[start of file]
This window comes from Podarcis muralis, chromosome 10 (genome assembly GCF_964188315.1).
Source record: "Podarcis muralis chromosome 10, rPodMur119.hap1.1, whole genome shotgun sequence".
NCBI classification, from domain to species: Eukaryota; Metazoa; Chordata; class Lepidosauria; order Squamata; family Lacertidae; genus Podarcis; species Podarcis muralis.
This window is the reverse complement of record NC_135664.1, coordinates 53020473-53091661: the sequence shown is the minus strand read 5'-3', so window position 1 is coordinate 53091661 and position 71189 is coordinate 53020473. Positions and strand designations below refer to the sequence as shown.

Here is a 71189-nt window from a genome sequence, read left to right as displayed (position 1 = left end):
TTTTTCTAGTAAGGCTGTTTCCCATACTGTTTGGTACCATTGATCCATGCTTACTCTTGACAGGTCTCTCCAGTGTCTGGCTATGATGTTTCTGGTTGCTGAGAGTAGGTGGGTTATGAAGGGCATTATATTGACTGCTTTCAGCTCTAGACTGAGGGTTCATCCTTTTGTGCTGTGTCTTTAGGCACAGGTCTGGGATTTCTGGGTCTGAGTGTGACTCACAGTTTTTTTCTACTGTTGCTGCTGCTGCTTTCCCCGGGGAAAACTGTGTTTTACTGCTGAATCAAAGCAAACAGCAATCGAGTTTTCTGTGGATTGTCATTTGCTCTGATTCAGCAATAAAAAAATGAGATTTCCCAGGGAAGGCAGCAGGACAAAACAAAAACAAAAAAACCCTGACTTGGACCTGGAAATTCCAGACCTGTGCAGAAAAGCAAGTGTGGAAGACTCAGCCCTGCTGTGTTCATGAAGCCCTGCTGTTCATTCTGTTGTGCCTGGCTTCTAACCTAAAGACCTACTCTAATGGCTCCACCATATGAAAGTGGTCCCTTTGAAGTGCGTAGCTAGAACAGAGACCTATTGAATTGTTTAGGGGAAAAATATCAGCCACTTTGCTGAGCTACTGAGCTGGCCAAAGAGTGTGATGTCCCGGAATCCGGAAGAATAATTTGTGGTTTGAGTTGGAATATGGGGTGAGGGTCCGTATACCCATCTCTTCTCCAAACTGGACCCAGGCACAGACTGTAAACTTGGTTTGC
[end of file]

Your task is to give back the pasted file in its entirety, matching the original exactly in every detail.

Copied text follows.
This window comes from Podarcis muralis, chromosome 10 (genome assembly GCF_964188315.1).
Source record: "Podarcis muralis chromosome 10, rPodMur119.hap1.1, whole genome shotgun sequence".
NCBI classification, from domain to species: Eukaryota; Metazoa; Chordata; class Lepidosauria; order Squamata; family Lacertidae; genus Podarcis; species Podarcis muralis.
This window is the reverse complement of record NC_135664.1, coordinates 53020473-53091661: the sequence shown is the minus strand read 5'-3', so window position 1 is coordinate 53091661 and position 71189 is coordinate 53020473. Positions and strand designations below refer to the sequence as shown.

Here is a 71189-nt window from a genome sequence, read left to right as displayed (position 1 = left end):
TTTTTCTAGTAAGGCTGTTTCCCATACTGTTTGGTACCATTGATCCATGCTTACTCTTGACAGGTCTCTCCAGTGTCTGGCTATGATGTTTCTGGTTGCTGAGAGTAGGTGGGTTATGAAGGGCATTATATTGACTGCTTTCAGCTCTAGACTGAGGGTTCATCCTTTTGTGCTGTGTCTTTAGGCACAGGTCTGGGATTTCTGGGTCTGAGTGTGACTCACAGTTTTTTTCTACTGTTGCTGCTGCTGCTTTCCCCGGGGAAAACTGTGTTTTACTGCTGAATCAAAGCAAACAGCAATCGAGTTTTCTGTGGATTGTCATTTGCTCTGATTCAGCAATAAAAAAATGAGATTTCCCAGGGAAGGCAGCAGGACAAAACAAAAACAAAAAAACCCTGACTTGGACCTGGAAATTCCAGACCTGTGCAGAAAAGCAAGTGTGGAAGACTCAGCCCTGCTGTGTTCATGAAGCCCTGCTGTTCATTCTGTTGTGCCTGGCTTCTAACCTAAAGACCTACTCTAATGGCTCCACCATATGAAAGTGGTCCCTTTGAAGTGCGTAGCTAGAACAGAGACCTATTGAATTGTTTAGGGGAAAAATATCAGCCACTTTGCTGAGCTACTGAGCTGGCCAAAGAGTGTGATGTCCCGGAATCCGGAAGAATAATTTGTGGTTTGAGTTGGAATATGGGGTGAGGGTCCGTATACCCATCTCTTCTCCAAACTGGACCCAGGCACAGACTGTAAACTTGGTTTGC